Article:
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Society for Visual Anthropology Film & Media Festival

International film festival

2023 November, Toronto, Canada

The Society for Visual Anthropology Film & Media Festival (SVAFMF) in Toronto is excited to present 53 films in 16 thematic blocks over the four days of the festival, representing the best of ethnographic film and media this year. Many of the films were produced during or just after the height of the pandemic, and there is a sense of a discipline in transition—from the confinements of lockdown to the openness of collaboration and co-creation, from the constraints of disciplinary conventions to the freedom of performance and artistic exploration.

On Wednesday, the festival opens with the screening block "First Nations." The block includes an animated short film about the impact of polar bear management policies on Inuit communities and two feature films on the resurgence of indigenous cultural practices in Canada. On Wednesday evening, the block "Places in Transition" presents a diverse range of short films about the cultural production of place, including the film that was awarded honorable mention for Best Short, Addresses (Direcciones), about the absence of street addresses in Costa Rica.

Thursday begins with "Ability and Disability." The screening block includes the film Destiny, which was awarded honorable mention for Best Feature. The day continues with the blocks. "Co-Created," "The Past in the Present," and "Anthropologists at Work." Smile4Kime, which received honorable mention for the Jean Rouch Award, plays in "Co-Created." Filmmakers and participants will be present at the screenings of both Above and Below the Ground (in "Co-Created") and Ichi: Marks in Time (in "Anthropologists at Work").

On Friday, the program includes the blocks "Pilgrimage, Ritual, and Religion," "The Biopolitics of Sport," "Ethnofictions," and "Forests in Transition" and an invited screening of Making Sweet Tea, directed by John L. Jackson, Jr. and Nora Gross. The winner of the Jean Rouch Award, La Tumba Mambi, plays in "Ethnofictions," and the winner of the Best Student Film award, The Memory of Glitch, screens in "Forests in Transition." On Friday evening, John L. Jackson, Jr. will be present to discuss Making Sweet Tea, which chronicles the journey of a southern-born, black gay researcher and performer as he travels home to come to terms with his past and to reconnect with six black gay men he interviewed for the book Sweet Tea: Black Gay Men of the South—An Oral History.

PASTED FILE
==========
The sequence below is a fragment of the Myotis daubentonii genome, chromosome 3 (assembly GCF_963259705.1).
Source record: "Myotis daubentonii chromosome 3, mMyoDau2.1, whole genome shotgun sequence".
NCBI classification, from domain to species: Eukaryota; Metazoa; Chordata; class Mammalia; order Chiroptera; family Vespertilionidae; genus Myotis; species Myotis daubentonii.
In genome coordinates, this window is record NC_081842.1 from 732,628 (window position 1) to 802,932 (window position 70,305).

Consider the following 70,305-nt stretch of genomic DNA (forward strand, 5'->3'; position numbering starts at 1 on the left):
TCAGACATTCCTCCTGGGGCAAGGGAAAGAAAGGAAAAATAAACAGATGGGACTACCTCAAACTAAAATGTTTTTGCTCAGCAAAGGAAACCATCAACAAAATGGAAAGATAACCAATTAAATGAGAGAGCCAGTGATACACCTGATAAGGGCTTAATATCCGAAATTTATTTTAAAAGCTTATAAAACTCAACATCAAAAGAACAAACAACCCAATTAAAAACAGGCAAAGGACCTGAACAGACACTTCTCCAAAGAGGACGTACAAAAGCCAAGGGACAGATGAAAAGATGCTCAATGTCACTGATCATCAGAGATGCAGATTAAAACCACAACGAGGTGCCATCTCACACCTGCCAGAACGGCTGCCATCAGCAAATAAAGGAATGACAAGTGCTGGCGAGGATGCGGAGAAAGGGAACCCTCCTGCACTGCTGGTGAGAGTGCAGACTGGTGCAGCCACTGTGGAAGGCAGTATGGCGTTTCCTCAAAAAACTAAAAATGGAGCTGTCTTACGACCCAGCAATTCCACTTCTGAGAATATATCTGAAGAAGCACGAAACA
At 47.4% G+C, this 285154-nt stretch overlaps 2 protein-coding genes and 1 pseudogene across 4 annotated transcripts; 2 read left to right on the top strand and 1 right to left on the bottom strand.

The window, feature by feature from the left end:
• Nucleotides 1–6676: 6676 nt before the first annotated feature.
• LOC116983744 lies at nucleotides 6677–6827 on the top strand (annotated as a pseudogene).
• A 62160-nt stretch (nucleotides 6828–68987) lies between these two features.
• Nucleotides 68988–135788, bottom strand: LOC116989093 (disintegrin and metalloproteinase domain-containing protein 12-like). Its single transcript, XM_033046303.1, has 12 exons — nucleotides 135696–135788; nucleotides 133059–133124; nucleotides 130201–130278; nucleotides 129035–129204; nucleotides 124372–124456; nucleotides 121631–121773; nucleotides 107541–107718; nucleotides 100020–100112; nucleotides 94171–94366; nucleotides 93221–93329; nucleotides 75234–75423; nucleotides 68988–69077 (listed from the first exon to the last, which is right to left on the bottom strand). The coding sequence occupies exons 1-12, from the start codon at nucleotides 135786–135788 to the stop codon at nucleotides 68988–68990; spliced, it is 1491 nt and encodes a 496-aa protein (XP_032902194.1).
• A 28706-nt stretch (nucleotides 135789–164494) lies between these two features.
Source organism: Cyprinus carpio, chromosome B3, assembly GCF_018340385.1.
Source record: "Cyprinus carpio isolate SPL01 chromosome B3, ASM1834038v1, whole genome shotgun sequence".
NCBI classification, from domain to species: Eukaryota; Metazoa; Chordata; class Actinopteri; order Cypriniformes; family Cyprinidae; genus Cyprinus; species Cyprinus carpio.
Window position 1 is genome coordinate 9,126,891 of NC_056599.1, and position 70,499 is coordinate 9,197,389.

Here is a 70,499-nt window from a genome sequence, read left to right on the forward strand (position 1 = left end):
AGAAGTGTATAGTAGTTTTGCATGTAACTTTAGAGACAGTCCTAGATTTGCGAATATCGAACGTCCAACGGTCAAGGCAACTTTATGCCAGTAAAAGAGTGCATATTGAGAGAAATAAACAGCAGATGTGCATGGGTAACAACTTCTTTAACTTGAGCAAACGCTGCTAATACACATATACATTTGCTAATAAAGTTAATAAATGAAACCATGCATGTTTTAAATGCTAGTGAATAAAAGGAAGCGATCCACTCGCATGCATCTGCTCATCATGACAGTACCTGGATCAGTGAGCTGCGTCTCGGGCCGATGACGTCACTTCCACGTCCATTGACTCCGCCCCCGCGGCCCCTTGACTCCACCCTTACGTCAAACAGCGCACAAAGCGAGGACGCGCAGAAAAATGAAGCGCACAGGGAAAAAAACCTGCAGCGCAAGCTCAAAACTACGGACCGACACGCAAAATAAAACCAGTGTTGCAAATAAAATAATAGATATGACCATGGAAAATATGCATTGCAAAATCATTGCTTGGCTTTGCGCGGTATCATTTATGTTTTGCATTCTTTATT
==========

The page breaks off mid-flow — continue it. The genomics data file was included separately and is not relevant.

Saturday's program includes the blocks "Ecologies in Transition," "Memento Mori," "Folktales for the Future," "Art in Action," and "Kinship and Marriage in Transition." Among the films are Toang (in "Ecologies in Transition"), which was awarded honorable mention for Best Student Film; Co-Husband (in "Kinship and Marriage in Transition"), winner for Best Short Film; and Sama in the Forest (in "Folktales for the Future"), winner of the Best Feature award, the highest honor in the festival. The film explores the subversive role of women’s folktales in a patriarchal society in Madhubani, Bihar, India. In creative collaboration with local community members, the film highlights the tale of Sama, a princess who wanders into the forest and befriends a young man, only to be slandered by a muckraking confidante of the king, who is also Lord Krishna, and subsequently cursed and banished by her father.

The last day of the festival, Sunday, includes the block "Islands in Transition" and a reprise of the award-winning films.

The films in this year's program were carefully selected from a record number of submissions through a rigorous process that included an initial screening by a prescreener and at least one of the co-directors, a second round of selection by both co-directors, and finally, deliberations by the jury. Joining the co-directors on the jury this year were Natasha Raheja (Assistant Professor of Anthropology at Cornell University) and Gwyneth Talley (Assistant Professor of Anthropology at The American University in Cairo). Both Natasha and Gwyneth screened films in the festival before joining the jury, and we are grateful for their contributions over the years. We thoroughly enjoyed the lively conversations that resulted in this year's program.

The festival is an ongoing collaborative effort. Filmmakers work with participants and other filmmakers to produce these cinematic works. Co-directors work with prescreeners and the jury to arrive at a program. The Society for Visual Anthropology works with the American Anthropological Association to make it possible to screen the films. Attendees view the films and engage in conversation with each other and with filmmakers and participants. The conversations continue after the festival, generating new collaborations and new work.

The Festival is held as part of the American Anthropological Association (AAA) Annual Meeting, giving filmmakers and distributors broad access to an audience of thousands of anthropologists, educators, and other attendees. The 2023 AAA meeting will be held jointly with the Canadian Anthropology Society/société canadienne d’anthropologie (CASCA) at the Metro Toronto Convention Centre in Toronto, Canada. This will be the in-person venue for the SVA Film & Media Festival as well. The 2023 conference theme is "Transitions."

Society for Visual Anthropology Film & Media Festival
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